first_imgOthers receiving votes: Iowa 53, Pittsburgh 48, Saint Mary’s 24, Creighton 9, Michigan 7, George Washington 5, New Mexico 3, Virginia 3, Oklahoma 1. 22. UCLA9-19123 1. Arizona (30)11-07981 6. Wisconsin12-06456 Pittsburgh’s Lamar Patterson (21) in action against Youngstown State in the first half of an NCAA college basketball game on Saturday, Dec. 14, 2013, in Pittsburgh. (AP Photo/Keith Srakocic)Breaking down this week’s Associated Press college basketball poll:___UNRANKED UNBEATENS: At the start of the week, there were 14 Division I teams that had yet to lose a game, and all but three of them are ranked in the Top 25.Pittsburgh (10-0), Toledo (9-0) and Saint Mary’s, Calif. (8-0) are unranked.Six of the unbeatens — Arizona, Syracuse, Ohio State, Wisconsin, Villanova and Connecticut — are ranked in the top 10.The others are No. 11 Wichita State, No. 13 Oregon, No. 17 Iowa State, No. 22 Massachusetts and No. 23 Missouri.On the other side of the win-loss ledger, three Division I teams have yet to a win a game: Cornell (0-10), Tennessee State (0-10) and Grambling State (0-4).___BIG MOVES: Saturday’s Kentucky-North Carolina game accounted for the week’s biggest poll moves.The Tar Heels’ 82-77 victory moved them from No. 18 to 14th.Kentucky, the preseason No. 1, dropped from No. 11 to 19th with its third loss of the season — all to teams ranked in the top 14 in this week’s poll.Kansas, which lost to Florida last week before beating New Mexico, dropped five spots to 18th, the Jayhawks’ lowest ranking since they were 21st in February 2009.___BEATING RANKEDS: North Carolina’s 82-77 victory over Kentucky on Saturday was the Tar Heels’ third win this season over a ranked team. North Carolina also beat then-No. 3 Louisville and then-No. 1 Michigan State.The Tar Heels are the only team this season with wins over three ranked opponents.Iowa State (No. 7 Michigan and No. 23 Iowa); San Diego State (No. 20 Creighton and No. 25 Marquette); and Villanova (No. 2 Kansas and No. 23 Iowa) are the only teams with two wins over ranked opponents.___DOUBLE-RANKED GAMES: There are two games between ranked teams this week.On Tuesday, No. 15 Memphis and No. 16 Florida meet in the Jimmy V Classic at Madison Square Garden. On Saturday, No. 7 Oklahoma State and No. 20 Colorado meet at the MGM Grand Garden Arena in Las Vegas.There will be as close to a double-ranked game as possible Thursday at Madison Square Garden when No. 8 Duke faces UCLA, which was 26th in this week’s voting.USA Today Top 25 PollThe top 25 teams in the USA Today men’s college basketball poll, with first-place votes in parentheses, records through Dec. 15, points based on 25 points for a first-place vote through one point for a 25th-place vote and previous ranking: 9. Wichita State10-05458 4. Louisville9-16764 2. Ohio State (1)10-07482 5. Michigan State8-16535 RecordPtsPvs 18. North Carolina7-228821 11. Oregon9-049011 12. Villanova10-041314 2. Syracuse (1)10-07483 21. Kentucky8-321710center_img 14. Memphis7-134915 13. Iowa State8-035116 20. UMass9-022920 23. San Diego State7-19024 10. UConn9-049412 17. Florida7-229619 19. Kansas7-323213 7. Oklahoma State9-15559 15. Gonzaga10-131116 25. Missouri10-076– 15. Baylor8-131118 8. Duke7-25537 24. Colorado10-188–last_img read more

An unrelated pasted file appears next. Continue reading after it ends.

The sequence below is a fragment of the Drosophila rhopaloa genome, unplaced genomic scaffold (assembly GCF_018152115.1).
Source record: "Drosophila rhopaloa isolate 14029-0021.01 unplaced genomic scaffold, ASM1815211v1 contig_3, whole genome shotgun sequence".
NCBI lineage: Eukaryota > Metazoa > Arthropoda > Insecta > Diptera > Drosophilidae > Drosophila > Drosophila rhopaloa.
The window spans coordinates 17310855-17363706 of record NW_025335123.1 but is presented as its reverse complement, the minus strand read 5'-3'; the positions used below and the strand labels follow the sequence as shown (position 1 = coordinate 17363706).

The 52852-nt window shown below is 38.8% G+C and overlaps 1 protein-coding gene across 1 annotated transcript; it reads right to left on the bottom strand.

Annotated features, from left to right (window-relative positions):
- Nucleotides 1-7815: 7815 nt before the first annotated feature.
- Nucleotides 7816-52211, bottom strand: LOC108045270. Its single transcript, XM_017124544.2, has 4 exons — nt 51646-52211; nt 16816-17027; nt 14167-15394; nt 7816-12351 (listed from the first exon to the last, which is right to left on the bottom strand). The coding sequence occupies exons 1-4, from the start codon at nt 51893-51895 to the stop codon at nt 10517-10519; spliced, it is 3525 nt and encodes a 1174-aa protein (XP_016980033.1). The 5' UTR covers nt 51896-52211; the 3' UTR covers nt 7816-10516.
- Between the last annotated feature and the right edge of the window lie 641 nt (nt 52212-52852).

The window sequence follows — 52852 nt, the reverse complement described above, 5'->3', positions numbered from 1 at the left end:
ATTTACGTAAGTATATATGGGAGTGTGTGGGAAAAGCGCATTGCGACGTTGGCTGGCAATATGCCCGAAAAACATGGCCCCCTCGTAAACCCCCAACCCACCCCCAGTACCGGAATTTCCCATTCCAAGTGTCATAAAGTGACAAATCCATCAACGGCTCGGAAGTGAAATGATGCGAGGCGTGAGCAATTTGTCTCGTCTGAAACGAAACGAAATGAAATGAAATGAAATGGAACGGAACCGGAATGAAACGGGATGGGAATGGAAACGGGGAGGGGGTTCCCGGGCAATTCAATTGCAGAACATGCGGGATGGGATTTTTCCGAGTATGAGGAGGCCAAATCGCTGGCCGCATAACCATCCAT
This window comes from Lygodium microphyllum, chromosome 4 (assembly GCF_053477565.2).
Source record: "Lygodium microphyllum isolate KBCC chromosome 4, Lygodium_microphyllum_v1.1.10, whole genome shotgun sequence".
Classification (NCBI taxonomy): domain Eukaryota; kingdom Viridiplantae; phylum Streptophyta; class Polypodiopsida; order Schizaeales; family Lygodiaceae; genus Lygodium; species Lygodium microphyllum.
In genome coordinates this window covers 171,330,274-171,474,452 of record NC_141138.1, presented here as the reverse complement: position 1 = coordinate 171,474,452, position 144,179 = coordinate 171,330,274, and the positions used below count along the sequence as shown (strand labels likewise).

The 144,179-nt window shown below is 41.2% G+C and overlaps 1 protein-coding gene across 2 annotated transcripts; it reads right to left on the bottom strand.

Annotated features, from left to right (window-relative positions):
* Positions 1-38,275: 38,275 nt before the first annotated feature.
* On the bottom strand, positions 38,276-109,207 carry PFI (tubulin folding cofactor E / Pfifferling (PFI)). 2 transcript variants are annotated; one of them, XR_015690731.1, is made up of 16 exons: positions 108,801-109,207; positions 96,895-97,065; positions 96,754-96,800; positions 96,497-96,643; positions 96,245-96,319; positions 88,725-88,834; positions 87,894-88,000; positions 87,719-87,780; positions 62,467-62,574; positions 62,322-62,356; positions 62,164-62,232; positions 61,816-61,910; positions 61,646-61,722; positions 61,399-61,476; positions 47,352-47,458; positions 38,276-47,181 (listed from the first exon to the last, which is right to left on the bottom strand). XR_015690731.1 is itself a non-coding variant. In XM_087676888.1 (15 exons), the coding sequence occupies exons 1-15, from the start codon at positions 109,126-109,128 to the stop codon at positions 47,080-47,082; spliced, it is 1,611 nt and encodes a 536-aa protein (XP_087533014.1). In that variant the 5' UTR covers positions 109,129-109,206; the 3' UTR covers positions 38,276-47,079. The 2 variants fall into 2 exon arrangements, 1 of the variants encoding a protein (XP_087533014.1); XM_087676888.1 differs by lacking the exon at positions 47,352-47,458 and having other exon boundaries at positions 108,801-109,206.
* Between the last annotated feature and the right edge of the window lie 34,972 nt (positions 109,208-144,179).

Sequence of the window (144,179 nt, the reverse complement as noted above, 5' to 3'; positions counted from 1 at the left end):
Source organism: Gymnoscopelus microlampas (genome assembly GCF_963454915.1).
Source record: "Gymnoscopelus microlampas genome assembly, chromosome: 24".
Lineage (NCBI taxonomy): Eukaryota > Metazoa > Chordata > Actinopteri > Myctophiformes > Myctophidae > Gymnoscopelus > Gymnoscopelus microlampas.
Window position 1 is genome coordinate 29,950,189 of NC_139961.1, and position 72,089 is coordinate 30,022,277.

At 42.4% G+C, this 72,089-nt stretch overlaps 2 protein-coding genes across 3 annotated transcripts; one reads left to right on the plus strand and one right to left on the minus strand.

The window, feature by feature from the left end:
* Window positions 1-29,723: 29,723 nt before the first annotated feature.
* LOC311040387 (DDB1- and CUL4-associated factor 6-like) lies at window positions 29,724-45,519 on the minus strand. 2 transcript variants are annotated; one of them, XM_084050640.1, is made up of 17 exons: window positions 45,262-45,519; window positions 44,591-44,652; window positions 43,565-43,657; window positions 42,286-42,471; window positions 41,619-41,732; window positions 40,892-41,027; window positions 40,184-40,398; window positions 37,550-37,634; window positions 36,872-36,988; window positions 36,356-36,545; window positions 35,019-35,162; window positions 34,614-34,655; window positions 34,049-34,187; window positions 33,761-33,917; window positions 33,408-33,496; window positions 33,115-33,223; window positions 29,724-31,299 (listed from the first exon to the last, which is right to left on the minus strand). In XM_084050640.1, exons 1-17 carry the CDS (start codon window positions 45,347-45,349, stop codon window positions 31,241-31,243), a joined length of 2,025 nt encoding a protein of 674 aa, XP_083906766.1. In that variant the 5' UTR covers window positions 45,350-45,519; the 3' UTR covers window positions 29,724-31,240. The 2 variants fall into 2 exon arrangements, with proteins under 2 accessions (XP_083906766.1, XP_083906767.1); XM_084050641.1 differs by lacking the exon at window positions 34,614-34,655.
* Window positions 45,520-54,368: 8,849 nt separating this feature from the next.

Gautam Gambhir reveals he was asked to plead guilty to Shane Watson elbowing incident…